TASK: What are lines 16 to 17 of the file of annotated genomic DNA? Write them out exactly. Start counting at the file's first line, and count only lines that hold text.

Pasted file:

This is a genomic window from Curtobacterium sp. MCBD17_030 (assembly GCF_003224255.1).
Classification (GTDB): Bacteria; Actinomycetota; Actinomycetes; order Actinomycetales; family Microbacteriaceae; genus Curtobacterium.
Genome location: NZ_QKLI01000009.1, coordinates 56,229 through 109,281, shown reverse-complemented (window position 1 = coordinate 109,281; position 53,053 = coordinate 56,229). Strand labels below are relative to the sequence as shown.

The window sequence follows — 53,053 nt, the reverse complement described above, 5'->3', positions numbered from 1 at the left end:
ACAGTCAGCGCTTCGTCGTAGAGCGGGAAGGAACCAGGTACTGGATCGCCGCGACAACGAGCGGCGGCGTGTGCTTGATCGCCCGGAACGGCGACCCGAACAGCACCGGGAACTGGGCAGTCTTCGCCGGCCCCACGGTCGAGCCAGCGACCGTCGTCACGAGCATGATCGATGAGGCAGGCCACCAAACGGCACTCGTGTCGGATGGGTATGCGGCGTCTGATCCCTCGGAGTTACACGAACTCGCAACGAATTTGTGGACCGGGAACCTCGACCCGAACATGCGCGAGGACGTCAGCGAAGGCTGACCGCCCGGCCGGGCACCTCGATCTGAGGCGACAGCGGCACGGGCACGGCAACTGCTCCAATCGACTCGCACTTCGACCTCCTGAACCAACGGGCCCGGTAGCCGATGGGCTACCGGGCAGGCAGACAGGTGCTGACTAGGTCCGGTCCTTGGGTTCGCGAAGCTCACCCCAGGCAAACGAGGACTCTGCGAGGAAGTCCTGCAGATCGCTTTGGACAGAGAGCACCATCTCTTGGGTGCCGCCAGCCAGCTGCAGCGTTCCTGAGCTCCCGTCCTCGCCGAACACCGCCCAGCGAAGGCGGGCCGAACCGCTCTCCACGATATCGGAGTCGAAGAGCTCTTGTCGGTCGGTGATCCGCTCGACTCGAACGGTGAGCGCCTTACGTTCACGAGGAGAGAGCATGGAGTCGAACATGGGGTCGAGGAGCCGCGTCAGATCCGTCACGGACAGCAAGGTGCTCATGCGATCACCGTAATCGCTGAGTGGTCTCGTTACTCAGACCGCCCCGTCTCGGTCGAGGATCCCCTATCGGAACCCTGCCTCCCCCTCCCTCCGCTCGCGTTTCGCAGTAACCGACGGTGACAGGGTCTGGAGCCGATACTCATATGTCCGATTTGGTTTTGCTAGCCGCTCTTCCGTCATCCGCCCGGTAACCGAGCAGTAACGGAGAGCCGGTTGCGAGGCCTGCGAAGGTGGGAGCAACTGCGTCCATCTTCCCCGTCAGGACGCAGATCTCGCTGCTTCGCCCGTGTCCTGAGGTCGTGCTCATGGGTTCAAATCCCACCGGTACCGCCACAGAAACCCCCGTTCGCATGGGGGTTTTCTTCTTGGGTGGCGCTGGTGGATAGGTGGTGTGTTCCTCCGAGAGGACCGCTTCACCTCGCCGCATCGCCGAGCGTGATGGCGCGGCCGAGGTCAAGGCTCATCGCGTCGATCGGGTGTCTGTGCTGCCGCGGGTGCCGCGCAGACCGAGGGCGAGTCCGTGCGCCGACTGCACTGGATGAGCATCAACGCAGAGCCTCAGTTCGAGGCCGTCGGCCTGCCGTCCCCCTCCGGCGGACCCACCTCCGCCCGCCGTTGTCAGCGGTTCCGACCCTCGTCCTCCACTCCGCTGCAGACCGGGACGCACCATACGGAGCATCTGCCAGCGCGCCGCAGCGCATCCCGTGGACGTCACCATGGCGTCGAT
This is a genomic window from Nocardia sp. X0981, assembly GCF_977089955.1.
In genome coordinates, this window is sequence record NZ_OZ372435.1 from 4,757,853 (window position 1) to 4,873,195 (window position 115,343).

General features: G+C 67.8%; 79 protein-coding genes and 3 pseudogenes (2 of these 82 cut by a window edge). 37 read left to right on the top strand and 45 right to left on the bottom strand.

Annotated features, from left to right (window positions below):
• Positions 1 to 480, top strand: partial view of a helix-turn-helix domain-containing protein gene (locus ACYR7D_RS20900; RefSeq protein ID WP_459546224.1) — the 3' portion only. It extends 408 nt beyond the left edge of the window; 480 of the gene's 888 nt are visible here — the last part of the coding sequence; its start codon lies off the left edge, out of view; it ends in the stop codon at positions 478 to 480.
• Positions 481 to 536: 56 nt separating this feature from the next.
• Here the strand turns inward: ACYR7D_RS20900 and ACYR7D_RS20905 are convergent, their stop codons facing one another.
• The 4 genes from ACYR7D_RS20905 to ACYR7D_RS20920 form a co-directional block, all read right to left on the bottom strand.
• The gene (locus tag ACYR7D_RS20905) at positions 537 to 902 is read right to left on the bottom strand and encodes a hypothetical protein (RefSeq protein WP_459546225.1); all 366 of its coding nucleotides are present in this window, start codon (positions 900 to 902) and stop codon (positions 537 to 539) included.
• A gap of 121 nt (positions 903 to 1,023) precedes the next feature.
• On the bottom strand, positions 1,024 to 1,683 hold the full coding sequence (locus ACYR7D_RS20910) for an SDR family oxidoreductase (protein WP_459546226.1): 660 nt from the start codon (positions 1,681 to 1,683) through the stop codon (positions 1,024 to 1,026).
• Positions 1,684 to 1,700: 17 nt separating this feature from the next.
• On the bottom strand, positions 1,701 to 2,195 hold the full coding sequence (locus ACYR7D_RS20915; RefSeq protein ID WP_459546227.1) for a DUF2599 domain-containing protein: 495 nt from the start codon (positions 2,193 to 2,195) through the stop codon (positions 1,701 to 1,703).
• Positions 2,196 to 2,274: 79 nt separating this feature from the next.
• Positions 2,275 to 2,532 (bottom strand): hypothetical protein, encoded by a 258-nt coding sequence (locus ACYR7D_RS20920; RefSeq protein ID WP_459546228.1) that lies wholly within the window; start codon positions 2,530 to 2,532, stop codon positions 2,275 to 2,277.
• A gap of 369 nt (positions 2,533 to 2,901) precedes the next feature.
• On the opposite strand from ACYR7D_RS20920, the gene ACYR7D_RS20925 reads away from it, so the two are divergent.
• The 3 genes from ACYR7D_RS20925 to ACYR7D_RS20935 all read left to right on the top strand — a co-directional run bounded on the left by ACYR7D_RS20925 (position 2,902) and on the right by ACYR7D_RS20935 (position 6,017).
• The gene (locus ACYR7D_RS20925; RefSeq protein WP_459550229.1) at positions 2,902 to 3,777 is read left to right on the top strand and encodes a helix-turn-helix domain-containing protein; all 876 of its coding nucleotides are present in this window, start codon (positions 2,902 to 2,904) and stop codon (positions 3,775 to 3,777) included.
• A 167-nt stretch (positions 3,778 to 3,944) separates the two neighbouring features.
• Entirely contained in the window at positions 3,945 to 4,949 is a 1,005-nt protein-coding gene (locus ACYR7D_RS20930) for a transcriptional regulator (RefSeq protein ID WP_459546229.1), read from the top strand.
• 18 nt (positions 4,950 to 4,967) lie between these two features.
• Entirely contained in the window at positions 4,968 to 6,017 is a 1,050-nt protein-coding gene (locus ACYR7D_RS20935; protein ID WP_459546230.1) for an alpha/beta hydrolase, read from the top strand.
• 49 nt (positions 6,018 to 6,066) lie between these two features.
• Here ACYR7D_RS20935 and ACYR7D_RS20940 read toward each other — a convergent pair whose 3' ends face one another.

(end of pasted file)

• On the bottom strand, positions 1,024 to 1,683 hold the full coding sequence (locus ACYR7D_RS20910) for an SDR family oxidoreductase (protein WP_459546226.1): 660 nt from the start codon (positions 1,681 to 1,683) through the stop codon (positions 1,024 to 1,026).
• Positions 1,684 to 1,700: 17 nt separating this feature from the next.